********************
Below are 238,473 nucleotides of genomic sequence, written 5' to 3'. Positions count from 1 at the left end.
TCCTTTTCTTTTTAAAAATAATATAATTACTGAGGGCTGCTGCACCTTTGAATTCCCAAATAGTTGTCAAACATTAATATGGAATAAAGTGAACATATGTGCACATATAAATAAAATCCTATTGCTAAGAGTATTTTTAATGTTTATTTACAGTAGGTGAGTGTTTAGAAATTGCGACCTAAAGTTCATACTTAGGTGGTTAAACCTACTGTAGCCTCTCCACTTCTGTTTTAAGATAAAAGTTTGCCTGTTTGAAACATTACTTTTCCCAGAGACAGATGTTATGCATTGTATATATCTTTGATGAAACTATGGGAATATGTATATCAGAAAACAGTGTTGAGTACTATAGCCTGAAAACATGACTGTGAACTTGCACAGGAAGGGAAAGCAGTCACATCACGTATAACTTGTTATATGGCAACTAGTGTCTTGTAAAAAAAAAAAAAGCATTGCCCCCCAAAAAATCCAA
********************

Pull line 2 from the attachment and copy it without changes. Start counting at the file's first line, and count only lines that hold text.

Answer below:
TCCTTTTCTTTTTAAAAATAATATAATTACTGAGGGCTGCTGCACCTTTGAATTCCCAAATAGTTGTCAAACATTAATATGGAATAAAGTGAACATATGTGCACATATAAATAAAATCCTATTGCTAAGAGTATTTTTAATGTTTATTTACAGTAGGTGAGTGTTTAGAAATTGCGACCTAAAGTTCATACTTAGGTGGTTAAACCTACTGTAGCCTCTCCACTTCTGTTTTAAGATAAAAGTTTGCCTGTTTGAAACATTACTTTTCCCAGAGACAGATGTTATGCATTGTATATATCTTTGATGAAACTATGGGAATATGTATATCAGAAAACAGTGTTGAGTACTATAGCCTGAAAACATGACTGTGAACTTGCACAGGAAGGGAAAGCAGTCACATCACGTATAACTTGTTATATGGCAACTAGTGTCTTGTAAAAAAAAAAAAAGCATTGCCCCCCAAAAAATCCAA